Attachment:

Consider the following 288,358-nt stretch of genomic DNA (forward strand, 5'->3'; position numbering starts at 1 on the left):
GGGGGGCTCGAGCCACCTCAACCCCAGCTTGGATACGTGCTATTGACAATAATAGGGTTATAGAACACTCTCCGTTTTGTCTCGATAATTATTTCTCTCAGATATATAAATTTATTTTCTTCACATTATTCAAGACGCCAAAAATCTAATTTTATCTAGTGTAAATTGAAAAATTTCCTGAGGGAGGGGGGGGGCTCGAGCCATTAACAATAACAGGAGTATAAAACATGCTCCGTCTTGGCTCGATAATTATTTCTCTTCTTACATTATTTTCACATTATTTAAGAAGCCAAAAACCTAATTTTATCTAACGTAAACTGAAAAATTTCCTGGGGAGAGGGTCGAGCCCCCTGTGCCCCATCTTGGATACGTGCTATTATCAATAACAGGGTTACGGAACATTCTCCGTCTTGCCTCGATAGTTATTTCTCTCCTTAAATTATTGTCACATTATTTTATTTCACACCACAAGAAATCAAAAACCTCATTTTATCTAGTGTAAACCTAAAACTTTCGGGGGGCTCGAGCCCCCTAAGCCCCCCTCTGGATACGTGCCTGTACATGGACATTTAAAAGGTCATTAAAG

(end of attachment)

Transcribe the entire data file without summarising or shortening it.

Consider the following 288,358-nt stretch of genomic DNA (forward strand, 5'->3'; position numbering starts at 1 on the left):
GGGGGGCTCGAGCCACCTCAACCCCAGCTTGGATACGTGCTATTGACAATAATAGGGTTATAGAACACTCTCCGTTTTGTCTCGATAATTATTTCTCTCAGATATATAAATTTATTTTCTTCACATTATTCAAGACGCCAAAAATCTAATTTTATCTAGTGTAAATTGAAAAATTTCCTGAGGGAGGGGGGGGGCTCGAGCCATTAACAATAACAGGAGTATAAAACATGCTCCGTCTTGGCTCGATAATTATTTCTCTTCTTACATTATTTTCACATTATTTAAGAAGCCAAAAACCTAATTTTATCTAACGTAAACTGAAAAATTTCCTGGGGAGAGGGTCGAGCCCCCTGTGCCCCATCTTGGATACGTGCTATTATCAATAACAGGGTTACGGAACATTCTCCGTCTTGCCTCGATAGTTATTTCTCTCCTTAAATTATTGTCACATTATTTTATTTCACACCACAAGAAATCAAAAACCTCATTTTATCTAGTGTAAACCTAAAACTTTCGGGGGGCTCGAGCCCCCTAAGCCCCCCTCTGGATACGTGCCTGTACATGGACATTTAAAAGGTCATTAAAG